The stock exchanges allow traders to locate their computer servers
within trading venues, armed with extra network bandwidth and
high-speed switches that give them access to pricing, volume and
order information ahead of others, New York Attorney General Eric
"Rather than curbing the worst threats posed by high-frequency
traders, our markets, as structured today, are increasingly too
focused on catering to them," he said in prepared remarks at a
symposium hosted by New York Law School.
Schneiderman has begun meetings with the exchanges and alternative
trading venues to discuss reforms, according to a person familiar
with the situation.
A spokeswoman for the New York Stock Exchange declined comment. A
Nasdaq spokesman did not immediately return a call for comment.
Among the practices Schneiderman called into question were
"co-location," which allows firms who pay a fee — typically
thousands of dollars a month — to locate their computer servers
within the exchanges' data centers.
Co-location reduces by milliseconds the time it takes to transmit,
long enough for "predatory" high-speed traders to benefit and for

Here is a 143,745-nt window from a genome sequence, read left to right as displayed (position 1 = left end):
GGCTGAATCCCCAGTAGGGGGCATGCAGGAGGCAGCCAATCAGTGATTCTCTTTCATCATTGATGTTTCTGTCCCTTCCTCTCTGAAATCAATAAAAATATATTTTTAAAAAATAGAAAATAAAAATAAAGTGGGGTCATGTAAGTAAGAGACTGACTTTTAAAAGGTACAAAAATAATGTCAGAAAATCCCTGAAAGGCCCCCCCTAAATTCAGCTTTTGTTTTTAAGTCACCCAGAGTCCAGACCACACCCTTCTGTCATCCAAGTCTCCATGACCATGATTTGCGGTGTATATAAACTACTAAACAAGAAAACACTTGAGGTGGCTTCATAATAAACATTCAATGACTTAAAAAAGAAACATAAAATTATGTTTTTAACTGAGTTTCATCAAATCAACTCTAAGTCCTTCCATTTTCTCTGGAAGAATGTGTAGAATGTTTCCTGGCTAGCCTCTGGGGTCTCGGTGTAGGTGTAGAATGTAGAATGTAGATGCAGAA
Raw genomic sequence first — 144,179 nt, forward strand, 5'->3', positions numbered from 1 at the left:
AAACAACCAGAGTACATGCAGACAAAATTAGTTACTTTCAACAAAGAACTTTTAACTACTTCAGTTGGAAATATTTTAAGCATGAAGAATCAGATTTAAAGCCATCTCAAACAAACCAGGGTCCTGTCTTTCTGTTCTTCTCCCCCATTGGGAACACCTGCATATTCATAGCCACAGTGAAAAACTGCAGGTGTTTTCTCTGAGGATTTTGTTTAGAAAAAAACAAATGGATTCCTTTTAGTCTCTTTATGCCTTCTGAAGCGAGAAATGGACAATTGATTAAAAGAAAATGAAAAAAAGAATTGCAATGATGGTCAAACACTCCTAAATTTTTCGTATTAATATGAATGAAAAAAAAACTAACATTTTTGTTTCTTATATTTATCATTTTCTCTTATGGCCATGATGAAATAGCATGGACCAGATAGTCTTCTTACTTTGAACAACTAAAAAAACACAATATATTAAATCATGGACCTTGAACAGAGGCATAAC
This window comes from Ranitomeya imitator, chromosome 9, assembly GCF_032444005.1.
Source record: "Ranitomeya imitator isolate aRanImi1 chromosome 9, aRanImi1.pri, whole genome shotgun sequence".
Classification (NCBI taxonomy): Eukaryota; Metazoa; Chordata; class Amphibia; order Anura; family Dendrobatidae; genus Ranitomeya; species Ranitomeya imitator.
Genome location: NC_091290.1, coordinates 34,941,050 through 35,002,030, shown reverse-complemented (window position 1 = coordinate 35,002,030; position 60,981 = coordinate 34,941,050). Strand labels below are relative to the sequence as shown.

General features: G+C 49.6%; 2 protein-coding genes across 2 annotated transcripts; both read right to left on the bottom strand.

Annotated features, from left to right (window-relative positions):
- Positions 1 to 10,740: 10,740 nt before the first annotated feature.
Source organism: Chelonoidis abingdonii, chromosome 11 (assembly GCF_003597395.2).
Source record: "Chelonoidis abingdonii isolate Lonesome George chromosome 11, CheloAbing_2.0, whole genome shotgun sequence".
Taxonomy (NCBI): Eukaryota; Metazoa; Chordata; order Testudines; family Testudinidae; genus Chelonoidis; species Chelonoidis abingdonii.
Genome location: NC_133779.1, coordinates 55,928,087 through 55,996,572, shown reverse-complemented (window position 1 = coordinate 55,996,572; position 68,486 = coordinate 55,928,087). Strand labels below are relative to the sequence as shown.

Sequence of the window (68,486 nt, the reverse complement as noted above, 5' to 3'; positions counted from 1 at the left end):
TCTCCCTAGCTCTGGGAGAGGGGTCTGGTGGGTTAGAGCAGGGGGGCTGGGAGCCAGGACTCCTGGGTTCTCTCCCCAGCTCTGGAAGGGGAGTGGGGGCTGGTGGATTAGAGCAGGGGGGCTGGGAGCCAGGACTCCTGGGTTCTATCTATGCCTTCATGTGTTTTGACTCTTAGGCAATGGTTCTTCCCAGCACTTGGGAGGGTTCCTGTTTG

the markets to suffer.
For instance, he said, the traders look for arbitrage opportunities
between and among venues to capture momentary differences in stock
The firms also artificially inflate prices, he said, by detecting a
big trade from an institutional investor and positioning themselves
on the other side.
Institutional investors have been forced to develop strategies to
hide their orders from these traders, such as by routing the orders
into alternative venues known as "dark pools," which are less
regulated, Schneiderman said.
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He suggested reforms for stock exchanges, such as a proposal by
University of Chicago economists that they process orders in batches
rather than continuously, to ensure that price trumps technology in
deciding who obtains a trade.
Schneiderman has been conducting a sweeping investigation of early
access to data. Last month, Berkshire Hathaway's Business Wire said
it would no longer sell potentially market-moving press releases
directly to high frequency-trading companies after months of
discussion with his office.
In January, BlackRock Inc, the world's largest asset manager, agreed
to end its analyst survey program worldwide, and 18 brokerages,
including Goldman Sachs, JPMorgan Chase and Citigroup, later agreed
to end their participation in such programs.
Last July, Thomson Reuters Corp said it would suspend its early
release of the widely watched Thomson Reuters/University of Michigan
consumer sentiment data to a small group of clients in response to
(Editing by Bernadette Baum)
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